The Instructor: Danny Brouillette
Welcome to METEO 469!
My name is Danny Brouillette, and I will be your instructor for METEO 469, offered through the Department of Meteorology and Atmospheric Science at The Pennsylvania State University. Since November 2019, my work has been as a research scientist in the Department of Meteorology and Atmospheric Science at Penn State. Prior to that, I worked as a climatologist in the Florida state climate office at the Florida State University in Tallahassee. My Penn State roots run deeper than my current appointment, as I earned my master's degree in atmospheric science there in 2015; my undergraduate degree, in meteorology and applied mathematics, is from Northern Illinois University. I am interested in all facets of climate change and variability, but I have focused the most on multidecadal variability during the late Holocene (i.e., the last 2000 years) and on contemporary applied-climate issues in the Southeast, Midwest, and Northeast regions of the United States.
A fully online course may be new to you, which may require some adjustments or new approaches on your part, but I am available to help you with any questions or difficulties that may arise about the content and logistics of the course.
All the best for a great semester!
This course was created by Dr. Michael Mann from the Department of Meteorology and Atmospheric Science at Penn State. Please take a look at the The Course Author section below to learn more about Michael Mann and to hear his thoughts about this course.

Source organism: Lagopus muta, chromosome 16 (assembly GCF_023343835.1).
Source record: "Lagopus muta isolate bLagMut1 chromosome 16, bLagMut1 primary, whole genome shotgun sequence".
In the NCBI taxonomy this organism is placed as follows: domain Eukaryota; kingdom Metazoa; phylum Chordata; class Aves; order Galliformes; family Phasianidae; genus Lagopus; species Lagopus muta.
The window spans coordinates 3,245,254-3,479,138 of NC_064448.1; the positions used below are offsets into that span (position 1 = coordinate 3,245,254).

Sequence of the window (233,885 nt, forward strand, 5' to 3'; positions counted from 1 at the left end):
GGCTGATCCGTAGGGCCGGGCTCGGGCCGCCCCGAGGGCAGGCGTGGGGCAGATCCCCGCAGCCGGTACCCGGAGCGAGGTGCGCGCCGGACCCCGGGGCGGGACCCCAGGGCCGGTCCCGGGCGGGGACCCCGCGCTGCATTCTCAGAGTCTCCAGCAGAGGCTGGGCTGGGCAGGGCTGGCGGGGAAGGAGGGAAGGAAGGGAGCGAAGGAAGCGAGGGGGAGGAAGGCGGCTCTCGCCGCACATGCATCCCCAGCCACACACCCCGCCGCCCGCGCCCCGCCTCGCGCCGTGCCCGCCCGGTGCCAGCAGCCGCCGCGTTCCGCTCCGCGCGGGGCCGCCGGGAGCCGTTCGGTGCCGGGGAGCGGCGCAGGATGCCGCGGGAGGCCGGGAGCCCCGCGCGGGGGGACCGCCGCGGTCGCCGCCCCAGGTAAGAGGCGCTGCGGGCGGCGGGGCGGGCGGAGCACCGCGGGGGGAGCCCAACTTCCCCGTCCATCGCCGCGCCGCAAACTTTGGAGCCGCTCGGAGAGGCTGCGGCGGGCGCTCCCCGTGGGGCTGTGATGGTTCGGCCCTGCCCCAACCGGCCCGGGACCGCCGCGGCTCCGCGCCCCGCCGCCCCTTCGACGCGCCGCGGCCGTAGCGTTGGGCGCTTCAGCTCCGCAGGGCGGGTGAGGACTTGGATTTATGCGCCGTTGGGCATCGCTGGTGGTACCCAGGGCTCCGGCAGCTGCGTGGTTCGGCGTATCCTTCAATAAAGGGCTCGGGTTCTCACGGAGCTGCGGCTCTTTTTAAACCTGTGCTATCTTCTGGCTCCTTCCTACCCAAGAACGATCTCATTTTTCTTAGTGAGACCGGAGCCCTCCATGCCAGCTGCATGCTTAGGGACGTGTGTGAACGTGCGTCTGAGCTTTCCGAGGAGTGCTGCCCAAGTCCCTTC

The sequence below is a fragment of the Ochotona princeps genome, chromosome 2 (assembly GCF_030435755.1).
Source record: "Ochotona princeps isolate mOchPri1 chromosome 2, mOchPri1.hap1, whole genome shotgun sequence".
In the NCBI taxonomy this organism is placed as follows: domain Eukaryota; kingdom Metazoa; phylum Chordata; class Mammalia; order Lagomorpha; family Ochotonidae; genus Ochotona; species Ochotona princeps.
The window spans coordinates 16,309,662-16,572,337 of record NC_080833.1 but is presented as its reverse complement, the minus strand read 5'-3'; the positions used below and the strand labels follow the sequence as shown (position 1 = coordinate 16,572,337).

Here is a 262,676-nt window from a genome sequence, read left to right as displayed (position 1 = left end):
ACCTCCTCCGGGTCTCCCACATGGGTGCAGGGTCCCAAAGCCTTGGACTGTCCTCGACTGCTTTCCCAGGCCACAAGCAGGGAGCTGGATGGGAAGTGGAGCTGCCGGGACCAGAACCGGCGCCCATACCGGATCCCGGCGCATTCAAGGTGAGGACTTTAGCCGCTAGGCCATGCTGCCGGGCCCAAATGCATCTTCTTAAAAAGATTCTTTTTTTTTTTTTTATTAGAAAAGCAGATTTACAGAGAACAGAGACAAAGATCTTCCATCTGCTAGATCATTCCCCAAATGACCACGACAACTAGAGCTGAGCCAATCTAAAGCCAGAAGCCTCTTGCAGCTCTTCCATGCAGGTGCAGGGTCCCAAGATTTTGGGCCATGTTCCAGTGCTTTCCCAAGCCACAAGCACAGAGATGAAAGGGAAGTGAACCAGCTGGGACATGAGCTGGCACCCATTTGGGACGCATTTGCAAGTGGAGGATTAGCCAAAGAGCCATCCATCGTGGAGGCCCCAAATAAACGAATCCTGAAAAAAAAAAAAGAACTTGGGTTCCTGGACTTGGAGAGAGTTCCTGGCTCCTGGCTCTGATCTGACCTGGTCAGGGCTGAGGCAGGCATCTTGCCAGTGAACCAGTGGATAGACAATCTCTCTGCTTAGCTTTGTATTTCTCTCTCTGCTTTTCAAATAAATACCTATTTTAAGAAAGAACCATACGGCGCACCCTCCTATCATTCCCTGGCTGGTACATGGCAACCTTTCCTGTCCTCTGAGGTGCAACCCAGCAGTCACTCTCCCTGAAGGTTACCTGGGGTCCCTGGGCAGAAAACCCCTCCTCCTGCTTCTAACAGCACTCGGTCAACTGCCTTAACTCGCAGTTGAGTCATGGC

The Course Author: Michael Mann
What about me? I am a professor in the Department of Meteorology at Penn State University, with joint appointments in the Department of Geosciences and the Penn State Earth and Environmental Systems Institute. I also direct the Penn State "Earth System Science Center". You can also find me blogging occasionally at the website RealClimate.org that I co-founded.
My research involves the study of Earth's climate system, including the topic of "climate change". Among other things, I'm interested in documenting how climate has changed in the past from "proxy" data like ice cores, tree rings, and corals. I also use and analyze results from theoretical climate models, focusing on phenomena such as the El Niño/Southern Oscillation ("ENSO"). You can find out more about my research here.
I teach Meteorology and Geosciences courses on a variety of topics including climate dynamics (METEO 470), climate modeling (METEO 523), data analysis and statistics (ENNEC 472), first year seminar on climate change (EM SC 100S), and a general education course on earth system history (EARTH 2).
Meteorology 469 is brand new to my teaching portfolio. It is the first course at Penn State that I've designed from scratch, and the first course I've ever taught online. The course subject matter—global warming and climate change—is timely, given the increasing focus on this issue in recent years. What is unusual about this particular climate change course is that we span the full range of relevant topics, from the basic meteorology and underlying science, to the study of impacts, to the policy-relevant issue of mitigation.